The midterm elections brought big wins for the Republicans but it also exposed fractures within the party. Fox News' Juan Williams described Sunday what he called a "civil war" between the establishment Republicans and the tea party.
"I think there is a civil war of sorts going on," Williams said. "We don't talk about it much -- between the Republican establishment and tea party people. It's Sarah Palin [vs.] Karl Rove if you want to personify it."
Leading into the midterm elections, in no place were the divisions as obvious as they were with opinions on Republican Senate candidate in Delaware Christine O'Donnell.
Former Alaska Governor Sarah Palin endorsed O'Donnell which may have put the candidate over the top in winning the Republican endorsement.
On the night that she won her primary victory, Rove told Fox News' Sean Hannity that O'Donnell was known for saying "nutty things."
"This is not a race we're going to be able to win," Rove added.
Following O'Donnell's loss in the general election, Rove said, "Look, it gave me no pleasure to say she was unlikely to win."
"This again proves a lesson. This is a candidate right on the issues, but had mishandled a series of questions raised by the press early on in the race about her background and previous statements."
Palin called out Rove by name after O'Donnell's loss. "I look forward to Karl Rove and others looking at...reporting that exit polls are showing that Mike Castle would have even lost to Chris Coons," she said on Fox News. "There was never any guarantee that a hard-core conservative would win in a deep blue state like Delaware."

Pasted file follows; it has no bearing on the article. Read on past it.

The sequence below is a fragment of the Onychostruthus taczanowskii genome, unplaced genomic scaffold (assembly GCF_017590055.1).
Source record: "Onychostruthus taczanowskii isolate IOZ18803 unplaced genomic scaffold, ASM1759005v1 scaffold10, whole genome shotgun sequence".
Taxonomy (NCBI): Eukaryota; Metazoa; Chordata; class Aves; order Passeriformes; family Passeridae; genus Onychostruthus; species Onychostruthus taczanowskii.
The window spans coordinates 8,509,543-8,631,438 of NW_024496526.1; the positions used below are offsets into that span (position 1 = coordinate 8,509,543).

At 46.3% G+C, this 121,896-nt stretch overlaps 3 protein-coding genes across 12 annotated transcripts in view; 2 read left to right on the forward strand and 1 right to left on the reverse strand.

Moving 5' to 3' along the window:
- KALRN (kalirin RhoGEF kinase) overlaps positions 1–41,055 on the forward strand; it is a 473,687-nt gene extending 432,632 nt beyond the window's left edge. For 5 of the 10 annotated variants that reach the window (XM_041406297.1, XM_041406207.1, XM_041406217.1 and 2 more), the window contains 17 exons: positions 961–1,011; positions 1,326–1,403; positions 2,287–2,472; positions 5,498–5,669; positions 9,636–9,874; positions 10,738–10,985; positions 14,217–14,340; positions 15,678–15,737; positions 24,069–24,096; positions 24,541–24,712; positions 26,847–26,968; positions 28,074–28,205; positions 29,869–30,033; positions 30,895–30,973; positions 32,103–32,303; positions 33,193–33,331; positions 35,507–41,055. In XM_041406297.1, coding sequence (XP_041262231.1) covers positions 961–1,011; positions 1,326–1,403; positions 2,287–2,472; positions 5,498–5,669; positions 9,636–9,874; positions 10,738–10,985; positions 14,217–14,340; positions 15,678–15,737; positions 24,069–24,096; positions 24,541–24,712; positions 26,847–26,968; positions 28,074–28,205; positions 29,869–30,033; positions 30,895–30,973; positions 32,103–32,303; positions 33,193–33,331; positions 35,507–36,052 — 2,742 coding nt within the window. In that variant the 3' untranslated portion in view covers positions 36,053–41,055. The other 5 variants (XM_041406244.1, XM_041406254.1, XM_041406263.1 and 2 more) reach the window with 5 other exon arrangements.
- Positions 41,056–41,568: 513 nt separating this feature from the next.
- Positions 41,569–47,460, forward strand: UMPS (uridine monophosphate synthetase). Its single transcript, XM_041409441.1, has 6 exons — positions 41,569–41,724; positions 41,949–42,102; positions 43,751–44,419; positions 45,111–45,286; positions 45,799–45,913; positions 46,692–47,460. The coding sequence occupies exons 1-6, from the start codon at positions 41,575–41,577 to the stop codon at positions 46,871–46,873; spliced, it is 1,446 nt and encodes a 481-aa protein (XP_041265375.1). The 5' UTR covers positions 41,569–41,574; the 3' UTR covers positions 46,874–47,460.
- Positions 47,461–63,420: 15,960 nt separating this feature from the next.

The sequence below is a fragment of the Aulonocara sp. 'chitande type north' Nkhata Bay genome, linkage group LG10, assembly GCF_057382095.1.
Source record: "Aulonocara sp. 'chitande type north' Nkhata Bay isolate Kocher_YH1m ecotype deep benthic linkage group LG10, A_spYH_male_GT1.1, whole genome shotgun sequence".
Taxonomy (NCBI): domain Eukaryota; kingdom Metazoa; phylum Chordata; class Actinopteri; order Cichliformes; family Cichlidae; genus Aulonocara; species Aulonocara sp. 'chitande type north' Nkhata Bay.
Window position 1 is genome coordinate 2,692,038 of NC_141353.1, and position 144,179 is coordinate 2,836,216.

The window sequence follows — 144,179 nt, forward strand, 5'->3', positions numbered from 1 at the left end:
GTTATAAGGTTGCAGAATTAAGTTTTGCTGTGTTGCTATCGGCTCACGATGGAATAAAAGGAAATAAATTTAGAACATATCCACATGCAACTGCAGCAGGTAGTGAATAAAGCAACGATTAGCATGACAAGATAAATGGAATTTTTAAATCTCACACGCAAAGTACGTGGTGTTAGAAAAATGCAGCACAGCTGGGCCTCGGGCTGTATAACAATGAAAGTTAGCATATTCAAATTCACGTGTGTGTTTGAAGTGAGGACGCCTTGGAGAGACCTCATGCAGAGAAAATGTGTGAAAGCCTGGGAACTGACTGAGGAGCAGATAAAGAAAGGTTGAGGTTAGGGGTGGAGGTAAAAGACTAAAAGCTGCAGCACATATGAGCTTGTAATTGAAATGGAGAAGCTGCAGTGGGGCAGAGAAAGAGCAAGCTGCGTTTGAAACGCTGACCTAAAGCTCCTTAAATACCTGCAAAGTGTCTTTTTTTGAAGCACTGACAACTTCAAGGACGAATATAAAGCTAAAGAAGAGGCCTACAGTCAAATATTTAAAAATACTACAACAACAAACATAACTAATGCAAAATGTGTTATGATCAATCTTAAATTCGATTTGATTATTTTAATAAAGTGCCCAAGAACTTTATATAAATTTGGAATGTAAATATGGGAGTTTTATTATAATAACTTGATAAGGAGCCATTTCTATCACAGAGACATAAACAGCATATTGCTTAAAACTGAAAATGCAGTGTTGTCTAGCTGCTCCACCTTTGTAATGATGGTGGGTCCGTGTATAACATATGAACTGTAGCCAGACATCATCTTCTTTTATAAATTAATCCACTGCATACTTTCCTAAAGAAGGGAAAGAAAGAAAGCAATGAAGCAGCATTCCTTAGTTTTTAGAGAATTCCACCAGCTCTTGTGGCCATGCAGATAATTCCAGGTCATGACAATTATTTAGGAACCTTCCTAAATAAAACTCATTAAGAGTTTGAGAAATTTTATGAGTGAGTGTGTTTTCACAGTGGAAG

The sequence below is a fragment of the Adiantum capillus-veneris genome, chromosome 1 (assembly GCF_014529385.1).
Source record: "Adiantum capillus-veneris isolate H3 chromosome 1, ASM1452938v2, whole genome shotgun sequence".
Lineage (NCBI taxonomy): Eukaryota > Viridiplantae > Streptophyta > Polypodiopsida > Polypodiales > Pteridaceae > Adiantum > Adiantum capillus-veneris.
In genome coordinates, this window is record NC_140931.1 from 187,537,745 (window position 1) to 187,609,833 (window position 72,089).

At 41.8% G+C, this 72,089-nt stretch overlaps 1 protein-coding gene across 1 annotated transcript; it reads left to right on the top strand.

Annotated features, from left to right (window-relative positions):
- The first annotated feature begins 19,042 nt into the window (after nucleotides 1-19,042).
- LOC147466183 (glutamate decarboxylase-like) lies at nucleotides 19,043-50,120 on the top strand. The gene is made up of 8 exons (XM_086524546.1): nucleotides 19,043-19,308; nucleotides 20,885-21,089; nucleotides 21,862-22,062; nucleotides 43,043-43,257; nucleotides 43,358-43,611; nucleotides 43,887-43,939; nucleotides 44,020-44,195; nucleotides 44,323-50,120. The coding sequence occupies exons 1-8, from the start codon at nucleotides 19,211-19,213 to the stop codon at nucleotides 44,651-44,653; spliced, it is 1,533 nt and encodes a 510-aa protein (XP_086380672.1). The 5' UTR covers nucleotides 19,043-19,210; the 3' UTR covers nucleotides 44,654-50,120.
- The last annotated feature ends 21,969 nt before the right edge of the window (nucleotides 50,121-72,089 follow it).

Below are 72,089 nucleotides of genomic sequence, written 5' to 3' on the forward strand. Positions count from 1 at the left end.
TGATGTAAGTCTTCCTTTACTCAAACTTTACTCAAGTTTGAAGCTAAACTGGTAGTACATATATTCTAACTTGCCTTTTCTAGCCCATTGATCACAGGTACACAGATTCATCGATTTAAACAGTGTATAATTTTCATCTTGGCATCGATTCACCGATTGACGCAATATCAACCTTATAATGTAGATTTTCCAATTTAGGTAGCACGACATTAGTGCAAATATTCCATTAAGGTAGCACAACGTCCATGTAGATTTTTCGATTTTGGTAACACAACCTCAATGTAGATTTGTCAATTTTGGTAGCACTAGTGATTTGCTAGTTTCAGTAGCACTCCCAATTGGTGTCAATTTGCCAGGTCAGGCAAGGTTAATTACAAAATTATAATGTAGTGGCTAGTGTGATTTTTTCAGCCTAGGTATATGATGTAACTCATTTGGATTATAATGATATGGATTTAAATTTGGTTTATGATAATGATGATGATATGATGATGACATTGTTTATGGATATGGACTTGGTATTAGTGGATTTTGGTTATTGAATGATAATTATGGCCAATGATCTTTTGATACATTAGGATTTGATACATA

But Rove's viewpoint may be representative of other establishment Republicans who weren't fond of O'Donnell.
"I think Delaware was a missed opportunity to have a really good United States senator, Mike Castle, and that's why I endorsed him in the primary," New Jersey Gov. Chris Christie said on NBC Sunday.
Rove and Palin also clashed over the former governor's new reality show. Rove told the Telegraph that he failed to see how a reality show helped Palin make a serious run at the presidency in 2012.
"There are high standards that the American people have for [the presidency] and they require a certain level of gravitas, and they want to look at the candidate and say 'that candidate is doing things that gives me confidence that they are up to the most demanding job in the world,'" he said.
The next week, Palin compared herself to another entertainer, President Ronald Reagan, to defend her new show. "Those standards have to be high for someone who would ever want to run for president like, um, wasn't Ronald Reagan an actor? Wasn't he in Bedtime for Bonzo, bozo or something? Ronald Reagan was an actor," she said.
"Now look. I'm not in a reality show. I have eight episodes documenting Alaska's resources, what it is that we can contribute to the rest of U.S. to economically and physically secure our union, and my family comes along for the ride because I am family, family is us, and my family comes along on the ride to document these eight episodes for The Learning Channel. ... So Karl is wrong right there in calling it a reality show," she said.